Madeira was not only the preferred drink of colonists, but also began to symbolise the struggle for freedom. Willingly signing their names to a document that would simultaneously declare the advent of a new nation and treason to England, the 56 signers of the Declaration of Independence chose Madeira to toast the occasion in 1776, at the insistence of Thomas Jefferson.
Next up, just two days before the signing of the Constitution of the United States, a historic bar tab dated September 15, 1787, from Philadelphia’s City Tavern, reveals that 55 patrons, mostly attendees of the Constitutional Convention (including George Washington), ordered 54 bottles of Madeira, along with 60 bottles of claret, 8 bottles of whisky, 8 bottles of cider, 12 bottles of beer and seven bowls of ‘punch’. Clearly the pressure was high, the days were hot, and the drinks were flowing. Two days later the newly forged Constitution of the United States would be ratified and signed on September 17, 1787, by 39 delegates. Again, Madeira toasted the historical event.
George Washington was inaugurated as the first president on April 30, 1789, in New York, the nation’s first capital. The spectacular occasion was commemorated with glasses of Madeira. In fact, Washington was a personal fan of Madeira, known to have consumed a pint daily with dinner and reportedly to help with his infamous tooth pain.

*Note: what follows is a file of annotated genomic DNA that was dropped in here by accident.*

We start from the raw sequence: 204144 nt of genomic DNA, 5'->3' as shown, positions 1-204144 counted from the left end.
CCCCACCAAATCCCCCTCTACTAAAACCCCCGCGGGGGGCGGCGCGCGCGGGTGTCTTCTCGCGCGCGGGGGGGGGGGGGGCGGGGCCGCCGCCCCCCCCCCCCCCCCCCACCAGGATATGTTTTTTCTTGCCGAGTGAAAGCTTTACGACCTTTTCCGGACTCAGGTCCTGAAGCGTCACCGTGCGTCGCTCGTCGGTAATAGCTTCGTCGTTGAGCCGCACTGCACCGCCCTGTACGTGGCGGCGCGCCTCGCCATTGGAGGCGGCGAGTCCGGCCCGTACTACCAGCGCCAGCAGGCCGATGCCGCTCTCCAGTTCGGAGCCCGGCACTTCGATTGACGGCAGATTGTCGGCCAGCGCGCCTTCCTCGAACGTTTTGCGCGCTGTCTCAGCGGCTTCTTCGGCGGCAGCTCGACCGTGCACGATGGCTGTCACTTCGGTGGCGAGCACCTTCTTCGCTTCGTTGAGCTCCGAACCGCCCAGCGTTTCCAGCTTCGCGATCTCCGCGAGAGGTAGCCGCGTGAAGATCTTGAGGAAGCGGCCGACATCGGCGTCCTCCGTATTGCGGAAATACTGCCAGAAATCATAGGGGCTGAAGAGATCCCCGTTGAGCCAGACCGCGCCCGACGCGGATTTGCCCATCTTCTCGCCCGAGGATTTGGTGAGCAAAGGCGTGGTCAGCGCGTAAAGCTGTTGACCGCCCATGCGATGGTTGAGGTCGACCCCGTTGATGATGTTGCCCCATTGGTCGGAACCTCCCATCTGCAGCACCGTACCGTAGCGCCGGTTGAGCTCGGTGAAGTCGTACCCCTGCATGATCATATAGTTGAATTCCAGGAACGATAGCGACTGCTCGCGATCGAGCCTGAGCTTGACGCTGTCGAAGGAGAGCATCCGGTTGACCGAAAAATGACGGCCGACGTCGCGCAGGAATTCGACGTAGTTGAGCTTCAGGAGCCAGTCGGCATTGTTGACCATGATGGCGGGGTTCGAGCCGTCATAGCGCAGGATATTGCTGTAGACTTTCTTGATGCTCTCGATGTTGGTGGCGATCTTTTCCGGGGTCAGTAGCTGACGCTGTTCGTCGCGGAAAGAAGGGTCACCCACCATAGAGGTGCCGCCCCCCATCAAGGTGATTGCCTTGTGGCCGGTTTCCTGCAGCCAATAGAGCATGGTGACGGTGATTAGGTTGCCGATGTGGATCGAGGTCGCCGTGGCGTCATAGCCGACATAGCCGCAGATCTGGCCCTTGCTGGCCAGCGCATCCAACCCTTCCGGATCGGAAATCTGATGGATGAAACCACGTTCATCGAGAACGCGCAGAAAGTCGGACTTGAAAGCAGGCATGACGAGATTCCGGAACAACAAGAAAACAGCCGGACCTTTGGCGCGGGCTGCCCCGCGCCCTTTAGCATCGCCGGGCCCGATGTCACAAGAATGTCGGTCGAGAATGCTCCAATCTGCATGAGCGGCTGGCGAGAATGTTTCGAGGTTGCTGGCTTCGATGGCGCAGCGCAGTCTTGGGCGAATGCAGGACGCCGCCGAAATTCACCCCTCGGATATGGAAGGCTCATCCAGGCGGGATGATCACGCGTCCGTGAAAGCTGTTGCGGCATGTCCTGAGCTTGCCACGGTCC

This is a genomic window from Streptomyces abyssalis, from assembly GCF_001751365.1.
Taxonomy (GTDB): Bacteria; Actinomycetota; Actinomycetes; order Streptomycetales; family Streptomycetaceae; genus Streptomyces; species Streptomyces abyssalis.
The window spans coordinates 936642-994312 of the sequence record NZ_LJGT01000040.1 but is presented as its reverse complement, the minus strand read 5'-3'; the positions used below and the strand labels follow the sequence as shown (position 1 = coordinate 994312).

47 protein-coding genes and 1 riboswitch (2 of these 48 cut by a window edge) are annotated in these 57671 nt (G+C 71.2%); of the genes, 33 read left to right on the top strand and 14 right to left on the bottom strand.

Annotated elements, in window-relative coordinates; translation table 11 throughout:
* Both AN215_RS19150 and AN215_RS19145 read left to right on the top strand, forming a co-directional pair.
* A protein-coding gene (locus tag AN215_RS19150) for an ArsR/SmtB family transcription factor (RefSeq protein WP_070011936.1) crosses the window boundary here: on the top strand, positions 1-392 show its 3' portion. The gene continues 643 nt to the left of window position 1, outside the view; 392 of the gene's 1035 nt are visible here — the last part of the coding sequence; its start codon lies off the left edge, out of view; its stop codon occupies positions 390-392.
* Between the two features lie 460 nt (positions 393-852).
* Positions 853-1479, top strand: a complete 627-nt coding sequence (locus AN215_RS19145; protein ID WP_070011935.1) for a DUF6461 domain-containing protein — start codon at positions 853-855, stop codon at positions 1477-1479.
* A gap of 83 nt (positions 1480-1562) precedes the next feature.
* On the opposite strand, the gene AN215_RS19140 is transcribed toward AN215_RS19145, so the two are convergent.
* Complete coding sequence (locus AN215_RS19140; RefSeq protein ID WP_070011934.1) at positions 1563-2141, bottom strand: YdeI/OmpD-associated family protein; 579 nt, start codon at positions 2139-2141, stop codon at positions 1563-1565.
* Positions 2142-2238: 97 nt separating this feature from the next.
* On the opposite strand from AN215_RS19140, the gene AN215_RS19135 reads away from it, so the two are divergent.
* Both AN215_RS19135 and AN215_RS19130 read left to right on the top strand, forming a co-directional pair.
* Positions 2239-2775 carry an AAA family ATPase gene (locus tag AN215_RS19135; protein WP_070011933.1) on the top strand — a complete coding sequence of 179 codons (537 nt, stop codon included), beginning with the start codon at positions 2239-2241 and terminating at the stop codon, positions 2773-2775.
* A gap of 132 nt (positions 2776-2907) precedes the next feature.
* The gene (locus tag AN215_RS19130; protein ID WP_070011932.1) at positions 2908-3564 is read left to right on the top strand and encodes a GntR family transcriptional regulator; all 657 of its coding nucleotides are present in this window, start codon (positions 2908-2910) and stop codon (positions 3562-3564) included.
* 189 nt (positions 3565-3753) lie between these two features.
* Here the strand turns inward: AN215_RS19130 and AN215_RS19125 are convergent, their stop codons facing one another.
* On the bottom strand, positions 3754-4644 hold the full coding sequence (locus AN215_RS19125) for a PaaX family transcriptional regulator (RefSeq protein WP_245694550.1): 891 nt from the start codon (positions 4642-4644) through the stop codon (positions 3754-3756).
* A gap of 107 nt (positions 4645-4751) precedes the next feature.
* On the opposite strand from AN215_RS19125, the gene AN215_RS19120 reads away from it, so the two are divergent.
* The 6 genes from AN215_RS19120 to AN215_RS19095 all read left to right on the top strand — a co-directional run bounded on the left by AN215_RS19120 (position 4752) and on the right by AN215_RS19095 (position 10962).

Madeira was ubiquitous in Colonial America. Other famous patriots that were said to have enjoyed a glass of Madeira on momentous occasions include Betsy Ross, who was rumoured to have had a side table with a glass of Madeira on it while sewing the nation’s first flag. During the War of 1812 Francis Scott Key watched the American flag fly triumphantly through the bombardment of Fort McHenry. Inspired that the flag was still flying by ‘dawn’s early light’, he later wrote the words to the Star-Spangled Banner, purportedly over a glass of Madeira, which became the nation’s official anthem in 1931. The Louisiana Purchase, which doubled the size of the United States – yep, you guessed it. Madeira was there to mark that historical purchase of 828,000 square miles in 1803. Actually, it debuted as a series of toasts to mark the occasion, Champagne was raised to honour France, Malaga sipped for Spain, and Madeira, ‘America’s wine’ to honour the US.
So, what happened to Madeira? Once the hottest selling drink in America, and now a novelty. Prohibition. It was not until 1988 that Broadbent championed Madeira and brought significant importation and Madeira education back to the shores of the United States. Today, glorious selections of Madeira can be found with specialty importers like Broadbent Selections and The Rare Wine Co. Incidentally, Madeira is not just a patriotic ‘holiday’ wine. With so many styles from decidedly dry to sweet, all with remarkable acidity, Madeira can be a phenomenal food wine. And the best part? It lasts literally forever because it’s already oxidised.